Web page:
Renting & Pets

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Recently, we had a fantastic tenant choose not to renew her lease purely because pets were not permitted in the property and the tenant couldn’t bear being separated from her dog any longer. To some this may sound shocking, however, many tenants and pet owners in general can relate.

Did you know that as a country, we Aussies have one of the highest rates of pet ownership in the entire world? According to the Australian Bureau of Statistics, 62% of Australian households include a pet. Despite this, only 5% of rental properties in Australia are advertised as being pet friendly.

How does this affect landlords? One of two things typically happen. Tenants with pets will quite often overlook a property even though it may be perfect for them based on the fact the advertisement states pets are not permitted. Alternatively, many tenants may attempt to secretly house a pet on the premises which benefits no one. Breaching the terms of your lease is never a good idea, even if the reason for doing so has four legs and is super cute!

How can you make renting with pets easier? Let’s start by acknowledging that any property is valuable to its owner and the most common reason landlords dismiss pets is due to their concern over damage to the property. When it comes making your rental application, there are a few little things you can do to improve your likelihood of being fairly considered with your pet in tow.

  1. Be reasonable – don’t go out and buy a puppy! They may be cute but we all know they are little terrors in those early stages, even with the best training and the most responsible owner.
  2. Include a picture of your pet with your application, typically a pet is less of a perceived threat when the landlord can see it for themselves.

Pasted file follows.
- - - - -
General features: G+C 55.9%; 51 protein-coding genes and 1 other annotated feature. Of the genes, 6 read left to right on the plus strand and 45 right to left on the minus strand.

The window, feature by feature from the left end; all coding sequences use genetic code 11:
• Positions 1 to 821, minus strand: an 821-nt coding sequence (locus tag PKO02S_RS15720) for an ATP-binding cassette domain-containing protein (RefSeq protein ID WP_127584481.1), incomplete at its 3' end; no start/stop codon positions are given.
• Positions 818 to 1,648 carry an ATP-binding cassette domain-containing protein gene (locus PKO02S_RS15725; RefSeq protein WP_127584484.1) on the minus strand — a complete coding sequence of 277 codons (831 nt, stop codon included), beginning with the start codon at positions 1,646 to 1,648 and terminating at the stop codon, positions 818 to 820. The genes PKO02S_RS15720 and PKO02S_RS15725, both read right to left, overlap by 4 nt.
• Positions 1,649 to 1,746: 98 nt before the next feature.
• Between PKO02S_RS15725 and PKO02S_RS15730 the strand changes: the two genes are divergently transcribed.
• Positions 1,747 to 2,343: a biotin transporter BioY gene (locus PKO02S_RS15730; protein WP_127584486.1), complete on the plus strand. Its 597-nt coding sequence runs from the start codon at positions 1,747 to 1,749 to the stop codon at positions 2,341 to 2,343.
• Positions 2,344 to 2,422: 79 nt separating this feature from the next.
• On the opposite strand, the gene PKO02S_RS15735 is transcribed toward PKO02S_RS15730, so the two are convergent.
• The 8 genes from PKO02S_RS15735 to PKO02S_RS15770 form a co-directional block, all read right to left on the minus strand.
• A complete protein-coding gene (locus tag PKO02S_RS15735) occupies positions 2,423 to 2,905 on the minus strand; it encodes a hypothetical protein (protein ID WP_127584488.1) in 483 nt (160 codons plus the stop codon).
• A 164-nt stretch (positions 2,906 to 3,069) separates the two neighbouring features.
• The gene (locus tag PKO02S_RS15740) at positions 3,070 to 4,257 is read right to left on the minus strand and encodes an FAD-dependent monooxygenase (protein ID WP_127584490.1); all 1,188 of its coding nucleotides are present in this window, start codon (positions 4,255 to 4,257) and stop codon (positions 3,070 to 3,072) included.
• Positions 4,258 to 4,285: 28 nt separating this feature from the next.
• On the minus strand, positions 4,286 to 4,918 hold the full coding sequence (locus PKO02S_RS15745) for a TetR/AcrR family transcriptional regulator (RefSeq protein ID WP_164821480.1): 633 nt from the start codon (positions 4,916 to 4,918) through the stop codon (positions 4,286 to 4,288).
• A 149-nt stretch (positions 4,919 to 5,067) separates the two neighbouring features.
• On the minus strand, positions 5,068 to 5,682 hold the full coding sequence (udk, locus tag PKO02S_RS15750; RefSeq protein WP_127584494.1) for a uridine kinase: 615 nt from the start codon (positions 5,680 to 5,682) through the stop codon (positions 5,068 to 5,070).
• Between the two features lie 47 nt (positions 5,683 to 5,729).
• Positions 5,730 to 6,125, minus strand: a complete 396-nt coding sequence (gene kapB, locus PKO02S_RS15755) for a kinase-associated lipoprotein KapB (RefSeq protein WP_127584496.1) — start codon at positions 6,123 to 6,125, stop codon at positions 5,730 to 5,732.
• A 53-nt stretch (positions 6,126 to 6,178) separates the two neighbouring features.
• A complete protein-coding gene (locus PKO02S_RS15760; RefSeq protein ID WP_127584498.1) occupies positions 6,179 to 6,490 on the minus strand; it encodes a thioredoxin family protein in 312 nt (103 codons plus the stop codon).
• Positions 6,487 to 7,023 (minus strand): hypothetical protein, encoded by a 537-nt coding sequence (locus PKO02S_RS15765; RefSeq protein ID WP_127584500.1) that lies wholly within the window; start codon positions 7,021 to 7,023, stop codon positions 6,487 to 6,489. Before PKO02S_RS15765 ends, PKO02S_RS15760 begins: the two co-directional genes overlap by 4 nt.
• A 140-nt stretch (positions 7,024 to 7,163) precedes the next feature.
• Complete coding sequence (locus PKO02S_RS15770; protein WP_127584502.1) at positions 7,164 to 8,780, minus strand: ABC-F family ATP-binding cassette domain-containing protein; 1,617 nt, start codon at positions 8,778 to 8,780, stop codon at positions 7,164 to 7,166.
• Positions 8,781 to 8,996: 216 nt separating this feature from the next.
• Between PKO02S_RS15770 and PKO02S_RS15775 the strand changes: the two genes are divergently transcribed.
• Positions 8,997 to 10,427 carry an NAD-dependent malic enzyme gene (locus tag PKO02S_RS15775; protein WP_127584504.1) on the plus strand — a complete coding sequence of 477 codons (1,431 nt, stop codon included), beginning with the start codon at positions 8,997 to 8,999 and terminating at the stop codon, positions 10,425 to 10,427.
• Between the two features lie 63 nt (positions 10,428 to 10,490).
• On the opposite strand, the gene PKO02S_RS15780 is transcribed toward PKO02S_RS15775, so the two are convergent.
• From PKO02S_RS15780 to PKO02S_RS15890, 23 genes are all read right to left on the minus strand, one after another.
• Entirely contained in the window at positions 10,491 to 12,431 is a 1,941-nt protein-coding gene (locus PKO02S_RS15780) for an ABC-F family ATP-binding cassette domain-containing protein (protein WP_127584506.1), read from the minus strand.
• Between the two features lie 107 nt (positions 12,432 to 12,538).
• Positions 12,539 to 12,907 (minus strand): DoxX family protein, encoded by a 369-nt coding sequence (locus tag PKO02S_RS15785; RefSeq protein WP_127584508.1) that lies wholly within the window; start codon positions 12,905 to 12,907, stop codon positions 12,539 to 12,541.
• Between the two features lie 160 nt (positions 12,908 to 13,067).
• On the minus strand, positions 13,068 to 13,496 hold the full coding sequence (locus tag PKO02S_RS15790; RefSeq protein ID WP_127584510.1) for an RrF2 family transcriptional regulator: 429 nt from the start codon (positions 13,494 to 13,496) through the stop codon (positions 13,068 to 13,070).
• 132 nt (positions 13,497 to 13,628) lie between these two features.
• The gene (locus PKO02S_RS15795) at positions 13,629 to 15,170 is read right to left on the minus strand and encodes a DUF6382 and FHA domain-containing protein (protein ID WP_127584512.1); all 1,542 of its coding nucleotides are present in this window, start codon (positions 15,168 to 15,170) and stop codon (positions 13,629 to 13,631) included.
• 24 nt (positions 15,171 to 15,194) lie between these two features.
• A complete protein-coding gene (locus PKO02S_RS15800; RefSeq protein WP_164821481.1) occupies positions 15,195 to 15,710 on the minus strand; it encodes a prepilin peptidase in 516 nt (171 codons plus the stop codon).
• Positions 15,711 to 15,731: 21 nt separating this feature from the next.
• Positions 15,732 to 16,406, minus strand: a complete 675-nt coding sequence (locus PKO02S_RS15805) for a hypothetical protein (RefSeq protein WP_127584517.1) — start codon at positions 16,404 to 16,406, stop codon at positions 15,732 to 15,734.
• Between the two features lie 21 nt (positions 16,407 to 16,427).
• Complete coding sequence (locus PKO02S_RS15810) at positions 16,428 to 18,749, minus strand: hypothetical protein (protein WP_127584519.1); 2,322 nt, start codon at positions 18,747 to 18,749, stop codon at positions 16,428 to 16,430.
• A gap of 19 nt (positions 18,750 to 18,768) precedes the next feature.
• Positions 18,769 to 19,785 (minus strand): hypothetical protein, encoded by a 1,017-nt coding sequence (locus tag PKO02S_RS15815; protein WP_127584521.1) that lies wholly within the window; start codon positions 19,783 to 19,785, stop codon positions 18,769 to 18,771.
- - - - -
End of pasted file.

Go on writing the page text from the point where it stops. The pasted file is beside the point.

3. Include written references which specifically relate to your pet and their behaviour. Proving responsible pet ownership is highly advantageous.
  4. Provide as much information as possible about your pet and their habits. For example, if you take your dog to day care or ensure they receive daily exercise it is worth noting. It is also worth noting the age, breed and general behaviours of your pet.

What to consider if you are a landlord? With vacancy rates being an issue for many, it is worth noting in the property advertisement that you are open to considering pets on a case by case basis. This would increase the number of inspections and applications received. Naturally you’ll want to consider the type of pet and their behaviours as well as the tenants references, especially in relation to the affect the pet in question may or may not have had on their previous home. It is also worth keeping in mind that pet owners will pay an additional pet bond should their application be approved and in most cases, pet owners are willing to pay above the advertised price in order to secure a property which allows them to keep their pet with them.

At the end of the day it’s all about finding a happy medium and ensuring the landlords losses are paw-fectly mitigated!

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INVESTMENT LENDING

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Our most recent blog post was dedicated to everything you need to know about owning an investment property, what we didn’t touch on was the lay of the land when it comes to investment lending in today’s financial climate.